Nokwanda Ramatheko is a graduate of the African Leadership Academy; like many of its students, her younger years were filled with challenges, which she had to overcome in order to achieve her academic and professional ambitions. She was born and raised in Soweto; anyone who is familiar with South Africa, like Tunde Folawiyo, will probably know that this is an area where unemployment, crime and school dropout rates are extremely high. As such, the odds were against Nokwanda from the beginning.
However, in a blog post she wrote recently, she explained that as a young child, she consciously decided to become a better person, and to rebel against what was considered ‘normal’ in her local community. Instead of dropping out or becoming involved in criminal activities, as so many of her young peers had, she remained in school and focused on her studies.
Following her parents’ separation, it became even more difficult for Nokwanda to stay in education, as they could barely afford to pay her school fees. However, she persevered, and managed to graduate from high school. After this, she chose to postpone her university studies in order to attend the ALA. Despite her father’s reservations, Nokwanda was confident that she had made the right decision, and with the help of Cisco, from whom she received a scholarship, she was able to pay her fees and achieve her academic goals.
Her exceptionally high grades at the academy during her first year led to her being accepted into the Aspen Institute’s Bezos Scholars Program. This provided her with the opportunity to discuss the world’s most important issues with top entrepreneurs, writers and scholars. Nokwanda’s academic success even inspired her own mother to return and complete her secondary school education, and set up a small business.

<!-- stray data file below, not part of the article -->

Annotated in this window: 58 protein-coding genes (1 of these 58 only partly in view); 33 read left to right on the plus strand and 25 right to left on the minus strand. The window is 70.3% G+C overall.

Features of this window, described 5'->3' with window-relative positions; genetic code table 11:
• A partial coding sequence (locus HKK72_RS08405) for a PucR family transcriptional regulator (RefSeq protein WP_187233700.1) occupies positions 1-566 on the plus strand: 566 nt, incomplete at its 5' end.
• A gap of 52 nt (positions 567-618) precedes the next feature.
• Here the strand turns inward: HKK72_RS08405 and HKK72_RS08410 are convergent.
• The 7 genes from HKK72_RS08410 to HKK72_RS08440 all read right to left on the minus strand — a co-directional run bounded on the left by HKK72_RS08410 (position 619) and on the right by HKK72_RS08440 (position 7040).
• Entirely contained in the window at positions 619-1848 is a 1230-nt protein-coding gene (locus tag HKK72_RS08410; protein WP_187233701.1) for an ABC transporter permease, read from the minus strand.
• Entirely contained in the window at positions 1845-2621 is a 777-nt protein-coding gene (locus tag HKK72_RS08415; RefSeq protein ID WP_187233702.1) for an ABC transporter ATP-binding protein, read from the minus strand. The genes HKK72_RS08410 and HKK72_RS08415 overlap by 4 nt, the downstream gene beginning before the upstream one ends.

Nokwanda’s time at the academy inspired her to continue focusing on social entrepreneurial projects. Now a student at Arizona State University, she is currently working on a way to address the problem of aid distribution in African countries. She and another student have set up a platform called ‘Awaken’, in order to connect international aid organisations with African start-ups and social groups, and have discussed their progress, and how they intend to expand the project, at the 2014 Clinton Global Initiative roundtable. Anyone with an interest in youth development, like Tunde Folawiyo, will understand what an honour it is to attend this prestigious event.